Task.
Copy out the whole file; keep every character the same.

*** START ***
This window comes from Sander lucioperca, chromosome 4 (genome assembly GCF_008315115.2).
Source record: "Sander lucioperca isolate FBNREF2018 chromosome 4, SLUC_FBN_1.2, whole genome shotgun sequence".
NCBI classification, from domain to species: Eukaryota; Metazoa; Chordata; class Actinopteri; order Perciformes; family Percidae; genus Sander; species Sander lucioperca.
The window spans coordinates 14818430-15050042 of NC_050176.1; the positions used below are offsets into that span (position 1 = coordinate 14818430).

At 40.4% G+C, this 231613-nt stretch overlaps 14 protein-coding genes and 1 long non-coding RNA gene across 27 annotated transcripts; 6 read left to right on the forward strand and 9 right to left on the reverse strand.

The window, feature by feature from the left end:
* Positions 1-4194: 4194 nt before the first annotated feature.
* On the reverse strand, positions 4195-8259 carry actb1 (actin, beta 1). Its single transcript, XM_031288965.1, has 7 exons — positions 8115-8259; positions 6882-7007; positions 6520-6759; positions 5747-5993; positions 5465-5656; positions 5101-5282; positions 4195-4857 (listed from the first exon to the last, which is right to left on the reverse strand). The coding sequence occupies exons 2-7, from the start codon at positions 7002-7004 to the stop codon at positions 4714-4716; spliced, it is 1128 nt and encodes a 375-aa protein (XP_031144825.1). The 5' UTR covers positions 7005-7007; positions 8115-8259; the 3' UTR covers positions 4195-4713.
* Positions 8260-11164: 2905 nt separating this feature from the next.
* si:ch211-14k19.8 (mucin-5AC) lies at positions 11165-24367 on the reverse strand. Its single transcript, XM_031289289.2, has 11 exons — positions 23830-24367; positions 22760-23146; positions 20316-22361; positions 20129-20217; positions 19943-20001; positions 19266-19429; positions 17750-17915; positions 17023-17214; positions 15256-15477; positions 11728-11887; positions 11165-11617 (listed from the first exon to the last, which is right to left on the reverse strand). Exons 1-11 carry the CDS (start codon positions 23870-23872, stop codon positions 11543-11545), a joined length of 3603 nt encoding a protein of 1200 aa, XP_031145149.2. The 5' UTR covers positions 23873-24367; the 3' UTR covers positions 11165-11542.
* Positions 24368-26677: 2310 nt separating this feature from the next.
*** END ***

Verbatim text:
This window comes from Sander lucioperca, chromosome 4 (genome assembly GCF_008315115.2).
Source record: "Sander lucioperca isolate FBNREF2018 chromosome 4, SLUC_FBN_1.2, whole genome shotgun sequence".
NCBI classification, from domain to species: Eukaryota; Metazoa; Chordata; class Actinopteri; order Perciformes; family Percidae; genus Sander; species Sander lucioperca.
The window spans coordinates 14818430-15050042 of NC_050176.1; the positions used below are offsets into that span (position 1 = coordinate 14818430).

At 40.4% G+C, this 231613-nt stretch overlaps 14 protein-coding genes and 1 long non-coding RNA gene across 27 annotated transcripts; 6 read left to right on the forward strand and 9 right to left on the reverse strand.

The window, feature by feature from the left end:
* Positions 1-4194: 4194 nt before the first annotated feature.
* On the reverse strand, positions 4195-8259 carry actb1 (actin, beta 1). Its single transcript, XM_031288965.1, has 7 exons — positions 8115-8259; positions 6882-7007; positions 6520-6759; positions 5747-5993; positions 5465-5656; positions 5101-5282; positions 4195-4857 (listed from the first exon to the last, which is right to left on the reverse strand). The coding sequence occupies exons 2-7, from the start codon at positions 7002-7004 to the stop codon at positions 4714-4716; spliced, it is 1128 nt and encodes a 375-aa protein (XP_031144825.1). The 5' UTR covers positions 7005-7007; positions 8115-8259; the 3' UTR covers positions 4195-4713.
* Positions 8260-11164: 2905 nt separating this feature from the next.
* si:ch211-14k19.8 (mucin-5AC) lies at positions 11165-24367 on the reverse strand. Its single transcript, XM_031289289.2, has 11 exons — positions 23830-24367; positions 22760-23146; positions 20316-22361; positions 20129-20217; positions 19943-20001; positions 19266-19429; positions 17750-17915; positions 17023-17214; positions 15256-15477; positions 11728-11887; positions 11165-11617 (listed from the first exon to the last, which is right to left on the reverse strand). Exons 1-11 carry the CDS (start codon positions 23870-23872, stop codon positions 11543-11545), a joined length of 3603 nt encoding a protein of 1200 aa, XP_031145149.2. The 5' UTR covers positions 23873-24367; the 3' UTR covers positions 11165-11542.
* Positions 24368-26677: 2310 nt separating this feature from the next.